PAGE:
Author picture

John Kuipers

Author of Musserts schaduw

3 Works 20 Members 1 Review

Works by John Kuipers

Musserts schaduw (2022) 10 copies
Het bedrog van Göring (2023) 6 copies


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Dutch historical thriller set at the start of the Nazi occupation in the Hague.

I’ll admit that I do not particularly like police procedurals – they are often prosaic, predictable and dull. It often starts with a body, and a principal police investigator with some defects (alcohol abuse, divorced, whatever) who runs into wall after wall in his investigation; next the detective experiences personal distress (assault, impatient superiors) and is almost seduced by a damsel in distress, followed by some distracting trails. Finally: break-through, lots of action (pursuit, assault), resolution (confession, love). This largely also applies to this winner of the most prestigious Dutch thriller prize. Kuipers even uses consecutive dates as chapter headings (no jumping forward or looking back, no, no, no). This in itself means Kuipers lost a lot of opportunities for creating suspense.

The plot is not that complicated. A man is found in a train – knifed, bled out. He is the right-hand man of Mussert’s NSB – takes care of legal affairs (and turns out to be a homosexual, recruited by Dutch Intelligence). Investigating the NSB leadership proves frustrating and politically fraught (with the new Nazi order supporting their Dutch brothers-in-arms). There is some distraction on offer in the shape of the promiscuous ex wife of the victim, a seductive new neighbour from South Africa (Fie), the mysterious reappearance of thumb and forefinger of the corpse, and some thugs who abduct and attack our Chief Inspector. In the end, the whole case is triggered by the assassination in May 1940 of Anton Mussert’s brother (officer in the Dutch army) at Anton’s request, that was overheard and reported on by our spy-victim. Ultimately that assassination was performed by a Army guy, leaving the earmarked money for the second murder at the behest of the second in command at the NSB (van Geelkerken) to kill the spy-victim.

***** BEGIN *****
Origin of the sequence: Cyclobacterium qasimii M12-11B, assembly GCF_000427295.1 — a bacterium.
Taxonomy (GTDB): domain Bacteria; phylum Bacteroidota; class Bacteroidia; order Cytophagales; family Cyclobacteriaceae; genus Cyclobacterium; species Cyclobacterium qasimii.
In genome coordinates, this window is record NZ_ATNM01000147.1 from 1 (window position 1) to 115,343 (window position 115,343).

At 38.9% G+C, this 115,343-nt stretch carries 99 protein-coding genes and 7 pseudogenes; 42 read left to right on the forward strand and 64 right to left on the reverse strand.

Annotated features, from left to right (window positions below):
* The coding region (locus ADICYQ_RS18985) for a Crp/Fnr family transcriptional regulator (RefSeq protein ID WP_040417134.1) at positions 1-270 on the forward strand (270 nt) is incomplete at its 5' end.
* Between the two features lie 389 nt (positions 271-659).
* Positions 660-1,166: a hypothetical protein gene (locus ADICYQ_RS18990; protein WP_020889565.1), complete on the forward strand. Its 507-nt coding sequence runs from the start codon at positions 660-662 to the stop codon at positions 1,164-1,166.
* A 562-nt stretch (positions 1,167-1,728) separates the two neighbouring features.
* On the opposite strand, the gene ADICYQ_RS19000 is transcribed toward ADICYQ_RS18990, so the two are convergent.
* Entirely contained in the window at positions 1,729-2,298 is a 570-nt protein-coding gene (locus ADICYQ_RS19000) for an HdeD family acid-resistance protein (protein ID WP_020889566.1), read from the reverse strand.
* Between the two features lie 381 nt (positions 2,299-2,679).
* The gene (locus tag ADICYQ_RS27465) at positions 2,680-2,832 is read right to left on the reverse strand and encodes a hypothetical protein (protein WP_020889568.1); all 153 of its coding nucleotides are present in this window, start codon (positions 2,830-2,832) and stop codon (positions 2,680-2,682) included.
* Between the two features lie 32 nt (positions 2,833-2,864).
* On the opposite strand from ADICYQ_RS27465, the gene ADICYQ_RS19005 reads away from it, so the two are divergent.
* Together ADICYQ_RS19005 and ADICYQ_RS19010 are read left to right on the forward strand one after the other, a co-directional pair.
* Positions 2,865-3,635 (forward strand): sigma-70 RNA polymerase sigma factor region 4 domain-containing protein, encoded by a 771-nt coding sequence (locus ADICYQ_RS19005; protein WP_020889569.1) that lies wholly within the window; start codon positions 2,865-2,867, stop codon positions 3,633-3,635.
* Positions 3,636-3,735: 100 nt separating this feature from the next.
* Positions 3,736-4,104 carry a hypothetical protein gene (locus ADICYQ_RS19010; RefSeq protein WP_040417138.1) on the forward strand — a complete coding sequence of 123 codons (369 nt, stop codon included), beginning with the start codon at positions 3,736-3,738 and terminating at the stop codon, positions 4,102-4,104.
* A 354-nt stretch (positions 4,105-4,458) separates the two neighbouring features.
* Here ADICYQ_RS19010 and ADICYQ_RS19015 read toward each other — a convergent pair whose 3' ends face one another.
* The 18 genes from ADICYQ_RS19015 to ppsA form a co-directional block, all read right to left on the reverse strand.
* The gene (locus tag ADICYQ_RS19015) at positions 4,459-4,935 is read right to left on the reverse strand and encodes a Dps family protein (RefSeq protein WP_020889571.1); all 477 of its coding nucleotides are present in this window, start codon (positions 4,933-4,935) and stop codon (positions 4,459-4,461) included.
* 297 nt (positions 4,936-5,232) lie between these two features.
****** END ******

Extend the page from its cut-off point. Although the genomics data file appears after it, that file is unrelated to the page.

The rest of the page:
What I like about the thriller is Kuipers’ meticulous reconstruction of the characters of Mussert and van Geelkerken. A final irritating glitch of the publishers - why put a picture of a man on a snowed in shunting yard on a thriller that takes place at the peak of summer (July)? Bunch of f*ck wits...
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alexbolding | Mar 7, 2024 |


½ 3.7